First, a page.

Governor Gary Locke’s Remarks
2004 State of the State Address: Vision for a Better Washington
January 13, 2004
Mr. President, Mr. Speaker, Honorable Chief Justice, distinguished Justices of the Supreme Court, statewide elected officials, members of the Washington State Legislature, members of the Consular Association, and people of our great state of Washington:
It is fitting that we gather here at Olympia High School. Like all schools in every community across our state, this is a place of learning. It is also a source of hope. And a symbol of our profound responsibility to future generations.
We have worked hard to honor that responsibility. During the past seven years together, and through your leadership and the leadership of your predecessors, we’ve established considerable momentum.
Years of education reform are paying off. Our classes are smaller, our schools are safe, and our kids are learning better than ever.
And our homeland security measures place our state among the nation’s leaders in protecting our citizens and our borders.
Our economic initiatives have created jobs and hope for unemployed workers who still need our help.
Last year we faced tremendous challenges. Together, we made tough decisions—and we made 2003 a session to remember.
We avoided a general tax increase during tough economic times.
After years of stalemate, we moved ahead on new funding for vital transportation projects.
We have improved our business climate. Seven national companies chose our state in the past two years, creating thousands new of jobs.
And by being resourceful, decisive, and bold, we landed the Boeing 7E7.
“Built by Boeing” will continue to mean “Made in Washington by the best aerospace workers in the world.”
Washington state is rebounding. Our tough decisions are paying off. Our state government is on solid footing.
Let’s continue this progress. This session, I am proposing to extend our gains in key areas:
Creating jobs through tax incentives for R&D and jobs in rural areas, and tools for all communities to accelerate economic growth.
Improving education by refining the new 2008 high school graduation requirements, by redesigning assistance programs for struggling students, and by allowing more students to attend our colleges and universities.
Keeping health care affordable and available by lowering insurance premiums for low- and middle-income families and small businesses, by helping doctors stay in rural communities, and by controlling medical malpractice insurance costs.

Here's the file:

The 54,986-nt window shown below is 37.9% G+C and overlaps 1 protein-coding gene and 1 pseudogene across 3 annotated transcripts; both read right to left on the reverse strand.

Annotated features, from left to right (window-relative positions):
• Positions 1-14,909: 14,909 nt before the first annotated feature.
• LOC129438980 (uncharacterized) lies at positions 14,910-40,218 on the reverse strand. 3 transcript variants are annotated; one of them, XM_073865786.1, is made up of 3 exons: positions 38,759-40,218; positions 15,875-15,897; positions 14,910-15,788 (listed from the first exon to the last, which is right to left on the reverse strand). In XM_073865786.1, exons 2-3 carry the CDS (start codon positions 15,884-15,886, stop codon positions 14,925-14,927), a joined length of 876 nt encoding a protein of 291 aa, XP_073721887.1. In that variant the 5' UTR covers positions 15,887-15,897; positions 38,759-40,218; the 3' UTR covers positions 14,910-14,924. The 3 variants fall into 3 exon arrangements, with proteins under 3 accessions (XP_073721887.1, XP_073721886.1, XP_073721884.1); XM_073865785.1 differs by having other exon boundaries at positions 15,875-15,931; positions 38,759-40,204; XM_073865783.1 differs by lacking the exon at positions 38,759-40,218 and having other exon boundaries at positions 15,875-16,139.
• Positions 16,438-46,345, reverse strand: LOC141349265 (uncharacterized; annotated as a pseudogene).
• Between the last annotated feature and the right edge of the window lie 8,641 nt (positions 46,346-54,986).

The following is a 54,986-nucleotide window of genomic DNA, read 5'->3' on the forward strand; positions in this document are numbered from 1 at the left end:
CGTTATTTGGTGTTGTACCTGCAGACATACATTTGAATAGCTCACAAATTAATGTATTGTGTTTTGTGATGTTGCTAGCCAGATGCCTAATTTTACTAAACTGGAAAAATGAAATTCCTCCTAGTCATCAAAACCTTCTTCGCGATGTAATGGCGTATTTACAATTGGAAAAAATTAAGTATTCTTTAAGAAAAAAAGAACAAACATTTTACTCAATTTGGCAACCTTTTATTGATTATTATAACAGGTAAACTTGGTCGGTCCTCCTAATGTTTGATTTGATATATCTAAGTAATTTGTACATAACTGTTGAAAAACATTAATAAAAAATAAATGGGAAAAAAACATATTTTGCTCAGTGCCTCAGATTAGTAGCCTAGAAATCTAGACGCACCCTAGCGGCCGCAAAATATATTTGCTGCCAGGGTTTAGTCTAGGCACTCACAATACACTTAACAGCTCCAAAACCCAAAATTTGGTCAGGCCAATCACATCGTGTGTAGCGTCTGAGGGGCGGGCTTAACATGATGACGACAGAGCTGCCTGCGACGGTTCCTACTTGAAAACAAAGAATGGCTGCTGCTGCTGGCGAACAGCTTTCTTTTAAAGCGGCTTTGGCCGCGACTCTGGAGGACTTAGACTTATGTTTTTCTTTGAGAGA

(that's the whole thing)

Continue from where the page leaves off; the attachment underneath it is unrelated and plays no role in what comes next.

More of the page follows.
And ensuring abundant water for our state.
These and the Supplemental Budget proposals were publicly presented last month, have been delivered to the members of the Legislature, and have been available in detail on the state’s Web site. So I won’t go into the specifics here.
And in the days ahead there will be ample time to further discuss and debate these proposals and issues. There will be time for the dialogue, negotiations and compromise that make our legislative process work.
As we begin the session, let’s instead consider the future that we have been shaping for the people of Washington.
The progress and momentum we have achieved in key areas is powerful and promising. Because of it, our state is on a changed course. A better course. A course toward a future filled with the prosperity, opportunity and security our citizens deserve. We must continue this momentum.
We will achieve that promising future if we remain disciplined, creative, and committed.
But an even better Washington is within our grasp. A Washington that is defined by certain fundamental rights. Fundamental rights that have been the basis of our efforts the last seven years and our proposals this year. I believe we must continue to work for a future that ensures these rights for successive generations.
If the decisions and actions we take are guided by these rights and continue to be powered by the momentum we have created, we will achieve an even more respectful, more decent, and more caring society in our state.
What are these fundamental rights?
The first is the right to a quality education and opportunities for lifelong learning.
A quality education is a universal right. Our children deserve no less, and we can provide them nothing more important.
I’m sure you’re all familiar with my mantra. Education is the great equalizer. Education offers opportunity and hope to all it touches. It makes real the American Dream: that anything is possible if we set our minds to it.
When I was growing up, my parents taught me this important lesson, and instilled in me a passion for learning. School always came first. So I would like to take this opportunity to introduce my mother and father, Julie and Jimmy Locke.
Also with my parents are my sister Marian and her husband Peter Monwai.
Education is the great equalizer, and also a great economic engine. It prepares our workforce of the future, and roots our economic destiny in knowledge and resourcefulness.
Every person in our state must have opportunities at any point in life to seek further education. For basic skills, for occupational advancement, or for personal development and fulfillment.
Quality education and lifelong learning demand a world-class education system.
We’ve made great strides in raising academic achievement the past several years. Our students now exceed the national average in many subjects, and lead the nation in numerous categories.
More importantly, we’ve made great progress as measured against even our own higher state standards.